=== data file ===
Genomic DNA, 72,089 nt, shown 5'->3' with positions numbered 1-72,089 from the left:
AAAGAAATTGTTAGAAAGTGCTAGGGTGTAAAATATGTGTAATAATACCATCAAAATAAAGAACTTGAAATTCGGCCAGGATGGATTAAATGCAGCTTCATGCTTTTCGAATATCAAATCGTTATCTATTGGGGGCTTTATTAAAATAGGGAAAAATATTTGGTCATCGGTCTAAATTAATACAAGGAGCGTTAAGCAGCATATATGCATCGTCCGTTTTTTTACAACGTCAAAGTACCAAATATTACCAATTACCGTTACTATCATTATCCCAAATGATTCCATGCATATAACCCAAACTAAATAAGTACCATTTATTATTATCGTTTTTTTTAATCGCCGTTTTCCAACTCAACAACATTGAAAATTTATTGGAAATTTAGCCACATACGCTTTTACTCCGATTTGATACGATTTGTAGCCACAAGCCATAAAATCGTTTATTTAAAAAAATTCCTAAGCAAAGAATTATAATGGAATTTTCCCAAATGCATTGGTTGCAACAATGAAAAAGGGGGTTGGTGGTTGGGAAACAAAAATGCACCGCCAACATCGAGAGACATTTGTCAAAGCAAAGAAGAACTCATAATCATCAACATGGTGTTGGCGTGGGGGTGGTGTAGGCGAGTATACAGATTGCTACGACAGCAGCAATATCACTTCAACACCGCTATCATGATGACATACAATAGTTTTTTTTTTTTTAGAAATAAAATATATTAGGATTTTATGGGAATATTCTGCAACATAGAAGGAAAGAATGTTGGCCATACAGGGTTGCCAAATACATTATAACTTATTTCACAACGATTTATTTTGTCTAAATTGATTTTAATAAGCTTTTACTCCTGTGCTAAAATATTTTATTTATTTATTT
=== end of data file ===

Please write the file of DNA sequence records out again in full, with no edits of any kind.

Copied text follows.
Genomic DNA, 72,089 nt, shown 5'->3' with positions numbered 1-72,089 from the left:
AAAGAAATTGTTAGAAAGTGCTAGGGTGTAAAATATGTGTAATAATACCATCAAAATAAAGAACTTGAAATTCGGCCAGGATGGATTAAATGCAGCTTCATGCTTTTCGAATATCAAATCGTTATCTATTGGGGGCTTTATTAAAATAGGGAAAAATATTTGGTCATCGGTCTAAATTAATACAAGGAGCGTTAAGCAGCATATATGCATCGTCCGTTTTTTTACAACGTCAAAGTACCAAATATTACCAATTACCGTTACTATCATTATCCCAAATGATTCCATGCATATAACCCAAACTAAATAAGTACCATTTATTATTATCGTTTTTTTTAATCGCCGTTTTCCAACTCAACAACATTGAAAATTTATTGGAAATTTAGCCACATACGCTTTTACTCCGATTTGATACGATTTGTAGCCACAAGCCATAAAATCGTTTATTTAAAAAAATTCCTAAGCAAAGAATTATAATGGAATTTTCCCAAATGCATTGGTTGCAACAATGAAAAAGGGGGTTGGTGGTTGGGAAACAAAAATGCACCGCCAACATCGAGAGACATTTGTCAAAGCAAAGAAGAACTCATAATCATCAACATGGTGTTGGCGTGGGGGTGGTGTAGGCGAGTATACAGATTGCTACGACAGCAGCAATATCACTTCAACACCGCTATCATGATGACATACAATAGTTTTTTTTTTTTTAGAAATAAAATATATTAGGATTTTATGGGAATATTCTGCAACATAGAAGGAAAGAATGTTGGCCATACAGGGTTGCCAAATACATTATAACTTATTTCACAACGATTTATTTTGTCTAAATTGATTTTAATAAGCTTTTACTCCTGTGCTAAAATATTTTATTTATTTATTT